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June 29, 2020
With his Minnesota-based business of more than 30 years destroyed by rioters, Kris Wyrobek declared he would rebuild his manufacturing company.
But not in Minneapolis.
7-Sigma, a manufacturer of industrial products such as rollers for printing presses and mannequins for medical training, would be taking its 50 jobs elsewhere, Wyrobek told the Minneapolis Star Tribune in a story published June 9.
“They don’t care about my business,” he said, criticizing the city’s emergency response as his facility was heavily damaged by fire.
“They didn’t protect our people. We were all on our own.”
Wyrobek’s public pronouncement of his move reflects a growing number of private conversations, those in area economic development say.
The pandemic, subsequent shutdowns and civil unrest have combined to create a high level of interest from businesses in potentially relocating – and South Dakota appears to be sitting at the center of many of those conversations.
“It’s been extremely busy,” said Steve Westra, commissioner of the Governor’s Office of Economic Development.
“Our business development team is really on overload almost because we have too many leads to be following up on. It’s great.”
The interest began appearing during a time when most of the country was under stay-at-home orders and many businesses were forced to stop operating, he said.
The state received significant national press for not issuing a blanket order.
“We have people calling us thanking us for the way our governor has handled this and how they wish their governors were doing the same thing so they could at least be keeping their businesses open and provide jobs and benefits and opportunities for their employees,” Westra said.
“They ask about that continually. We get those phone calls, which then allows us to go into highlighting South Dakota and talking about what a business-friendly tax climate we are. We have a fully funded pension. We have a great and willing and able workforce, and that’s extremely appealing to a lot of these businesses.”
Many also expect their taxes ultimately will increase in their home states to cover shortfalls related to the pandemic, he added.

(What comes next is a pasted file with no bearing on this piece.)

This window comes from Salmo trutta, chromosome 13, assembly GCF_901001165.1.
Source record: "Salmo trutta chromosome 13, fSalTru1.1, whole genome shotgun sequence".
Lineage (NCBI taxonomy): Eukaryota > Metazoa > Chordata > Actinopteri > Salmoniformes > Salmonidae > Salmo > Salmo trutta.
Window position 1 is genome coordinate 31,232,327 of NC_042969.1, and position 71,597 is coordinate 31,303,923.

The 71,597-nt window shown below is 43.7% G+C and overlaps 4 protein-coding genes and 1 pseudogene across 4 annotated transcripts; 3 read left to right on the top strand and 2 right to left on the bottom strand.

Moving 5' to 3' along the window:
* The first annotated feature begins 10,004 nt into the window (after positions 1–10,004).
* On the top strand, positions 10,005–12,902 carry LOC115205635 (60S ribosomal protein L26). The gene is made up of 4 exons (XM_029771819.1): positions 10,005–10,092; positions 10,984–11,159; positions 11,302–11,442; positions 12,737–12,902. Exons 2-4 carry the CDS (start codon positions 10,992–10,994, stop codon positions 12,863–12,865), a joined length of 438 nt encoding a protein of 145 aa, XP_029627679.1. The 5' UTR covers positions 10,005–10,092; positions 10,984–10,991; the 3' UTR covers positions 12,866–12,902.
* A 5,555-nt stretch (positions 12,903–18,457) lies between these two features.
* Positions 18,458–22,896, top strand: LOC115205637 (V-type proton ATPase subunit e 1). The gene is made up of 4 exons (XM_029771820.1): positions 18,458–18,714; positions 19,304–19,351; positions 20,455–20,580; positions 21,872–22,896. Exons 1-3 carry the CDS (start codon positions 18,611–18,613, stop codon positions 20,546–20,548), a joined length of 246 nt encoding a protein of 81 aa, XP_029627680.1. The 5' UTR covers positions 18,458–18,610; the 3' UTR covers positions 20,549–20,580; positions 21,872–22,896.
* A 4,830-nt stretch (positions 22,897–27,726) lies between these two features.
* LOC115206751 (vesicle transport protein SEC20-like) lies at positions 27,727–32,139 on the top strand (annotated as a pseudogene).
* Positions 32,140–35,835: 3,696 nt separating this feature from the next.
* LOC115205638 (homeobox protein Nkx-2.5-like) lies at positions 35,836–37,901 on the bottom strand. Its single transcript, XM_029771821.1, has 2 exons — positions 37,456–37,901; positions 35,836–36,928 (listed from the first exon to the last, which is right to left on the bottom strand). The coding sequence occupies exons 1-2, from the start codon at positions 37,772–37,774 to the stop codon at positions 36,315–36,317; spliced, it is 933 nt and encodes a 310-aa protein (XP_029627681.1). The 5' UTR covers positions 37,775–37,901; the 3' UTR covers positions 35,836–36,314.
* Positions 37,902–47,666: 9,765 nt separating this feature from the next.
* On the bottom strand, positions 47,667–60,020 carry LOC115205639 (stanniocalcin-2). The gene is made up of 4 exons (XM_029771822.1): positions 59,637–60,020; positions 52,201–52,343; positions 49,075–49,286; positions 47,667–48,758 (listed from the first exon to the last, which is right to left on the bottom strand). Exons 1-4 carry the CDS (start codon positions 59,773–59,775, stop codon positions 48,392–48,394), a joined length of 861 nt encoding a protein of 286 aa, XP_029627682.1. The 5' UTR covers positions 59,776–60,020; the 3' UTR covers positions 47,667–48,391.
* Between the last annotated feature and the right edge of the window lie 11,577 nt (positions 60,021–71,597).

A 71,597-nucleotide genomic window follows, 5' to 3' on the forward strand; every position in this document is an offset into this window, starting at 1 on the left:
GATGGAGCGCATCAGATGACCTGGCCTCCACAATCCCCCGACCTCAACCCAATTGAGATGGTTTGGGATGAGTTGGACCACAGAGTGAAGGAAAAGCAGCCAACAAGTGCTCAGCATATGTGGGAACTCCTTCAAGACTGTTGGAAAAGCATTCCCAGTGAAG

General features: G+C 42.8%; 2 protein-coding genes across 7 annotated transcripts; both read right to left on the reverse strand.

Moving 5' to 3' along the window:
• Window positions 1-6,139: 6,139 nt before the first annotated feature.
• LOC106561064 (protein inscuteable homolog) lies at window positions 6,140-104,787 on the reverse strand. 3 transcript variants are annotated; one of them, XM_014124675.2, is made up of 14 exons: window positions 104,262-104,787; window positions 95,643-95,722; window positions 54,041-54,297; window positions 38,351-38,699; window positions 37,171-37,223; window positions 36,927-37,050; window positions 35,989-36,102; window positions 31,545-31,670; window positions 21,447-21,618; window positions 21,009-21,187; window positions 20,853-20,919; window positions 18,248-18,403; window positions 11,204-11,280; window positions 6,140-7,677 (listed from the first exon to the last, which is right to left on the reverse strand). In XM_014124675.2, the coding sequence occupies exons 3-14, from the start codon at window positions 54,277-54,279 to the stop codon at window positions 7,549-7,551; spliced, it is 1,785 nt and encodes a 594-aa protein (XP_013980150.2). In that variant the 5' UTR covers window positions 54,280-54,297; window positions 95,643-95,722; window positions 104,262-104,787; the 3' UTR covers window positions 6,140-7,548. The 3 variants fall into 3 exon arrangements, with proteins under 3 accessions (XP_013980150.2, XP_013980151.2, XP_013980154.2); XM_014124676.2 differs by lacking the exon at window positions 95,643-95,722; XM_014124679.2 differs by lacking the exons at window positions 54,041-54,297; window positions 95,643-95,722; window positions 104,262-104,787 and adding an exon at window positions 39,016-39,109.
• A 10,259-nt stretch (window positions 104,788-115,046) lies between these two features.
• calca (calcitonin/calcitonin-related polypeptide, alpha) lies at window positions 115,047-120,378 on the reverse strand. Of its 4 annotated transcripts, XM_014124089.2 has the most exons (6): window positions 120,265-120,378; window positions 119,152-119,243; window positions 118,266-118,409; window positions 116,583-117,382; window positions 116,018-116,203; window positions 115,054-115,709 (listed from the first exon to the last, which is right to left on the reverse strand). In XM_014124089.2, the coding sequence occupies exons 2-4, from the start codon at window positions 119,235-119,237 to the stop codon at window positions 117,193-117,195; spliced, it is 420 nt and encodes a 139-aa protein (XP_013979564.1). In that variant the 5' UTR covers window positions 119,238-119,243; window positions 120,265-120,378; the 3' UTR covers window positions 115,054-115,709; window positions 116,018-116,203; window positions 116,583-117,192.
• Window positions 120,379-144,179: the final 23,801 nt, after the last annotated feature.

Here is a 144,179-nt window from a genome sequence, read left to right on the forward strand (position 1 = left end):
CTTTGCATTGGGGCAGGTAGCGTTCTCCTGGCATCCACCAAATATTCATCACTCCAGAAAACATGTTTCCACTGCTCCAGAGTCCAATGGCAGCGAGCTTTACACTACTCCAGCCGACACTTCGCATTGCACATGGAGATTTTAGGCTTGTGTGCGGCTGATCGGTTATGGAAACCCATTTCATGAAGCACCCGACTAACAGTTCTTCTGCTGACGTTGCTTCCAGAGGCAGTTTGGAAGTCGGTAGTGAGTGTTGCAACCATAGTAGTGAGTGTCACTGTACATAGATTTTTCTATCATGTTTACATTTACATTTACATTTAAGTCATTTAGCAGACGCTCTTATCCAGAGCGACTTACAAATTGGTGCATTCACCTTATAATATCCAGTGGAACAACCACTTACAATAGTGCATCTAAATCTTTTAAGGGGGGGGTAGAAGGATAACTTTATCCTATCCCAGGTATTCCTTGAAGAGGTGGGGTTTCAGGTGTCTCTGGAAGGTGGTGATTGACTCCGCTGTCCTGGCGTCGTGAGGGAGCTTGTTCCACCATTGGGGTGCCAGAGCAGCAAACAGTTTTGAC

“A lot of these states are essentially broke, and these employers know the only way the states will be able to weather this is through an incredible increase in taxes, and in South Dakota we’re not going to see that,” Westra said.
While the spike in interest hasn’t trickled down as far as the Sioux Falls Development Foundation yet, “I like our activity pipeline,” said Dean Dziedzic, vice president of economic development.
“It’s manufacturing, we’re getting some interest on the food processing side again, distribution, warehousing is in the mix. We have had some clients visit the community, but I would say that was very specific for things we’ve been working on for some time. For the most part, business travel is still pretty locked down. We haven’t seen any uptick in it yet.”
Economic developers both in Sioux Falls and at the state level are hearing strongly from Minnesota companies, they said.
“There are some Minnesota companies that have expressed they want to leave Minnesota, and obviously we’re reaching out to them,” Dziedzic said.
In the state’s office, Westra estimates 20 percent of out-of-state interest is coming from Minnesota. The office also is being contacted by individuals from South Dakota interested in returning.
“With what’s going on culturally taking place, I think it allows more people – especially former South Dakotans – to look back and say, ‘I left the state, I want to see my kids grow up in the state I remember and how safe I felt and what a great state it was in general.’ And they’re reaching back out to want to hear about jobs and opportunities of coming back to South Dakota.”
Both organizations plan marketing campaigns in Minnesota that will start soon.
The Development Foundation is returning to its decades-long strategy of airing radio ads in the market starting July 6.
“We’re going to be hitting it pretty hard for the next three months through some specific, targeted radio ads that explain the benefits of South Dakota – low-cost, pro-business climate, taking advantage of some of the praises the governor received for the approach to the coronavirus,” Dziedzic said.
The state plans a comprehensive marketing push also beginning in early July, “essentially letting them know we’re open for business, and in South Dakota we mean business,” Westra said. “We’ll be going full steam ahead knowing we’re getting a lot of out-of-state leads from them.”
But much of the state’s marketing has come for free in recent months, he added. For instance, the website 24/7 Wall Street created an index of states most likely to be crippled by COVID, and South Dakota ranked last.
“South Dakota’s economy is less exposed than the economies of other states to the effects of the pandemic and resulting economic fallout largely because of its employment composition,” the website said. “Only 14.5 percent of workers in South Dakota are employed in industries that are at high risk of slowdown due to efforts to contain the virus.”
The interest from businesses is broad and reflects a variety of industries, including interest in both the eastern and western sides of the state and communities of all sizes, Westra said.
“What’s really nice is we have more than enough leads coming to us. I can really say I don’t think we’ve ever had that before,” he said.
“Businesses love stability. That’s what South Dakota offers every single one of them.”
“They don’t care about my business.” Words like that are flowing into South Dakota, as businesses are showing big interest in potentially relocating.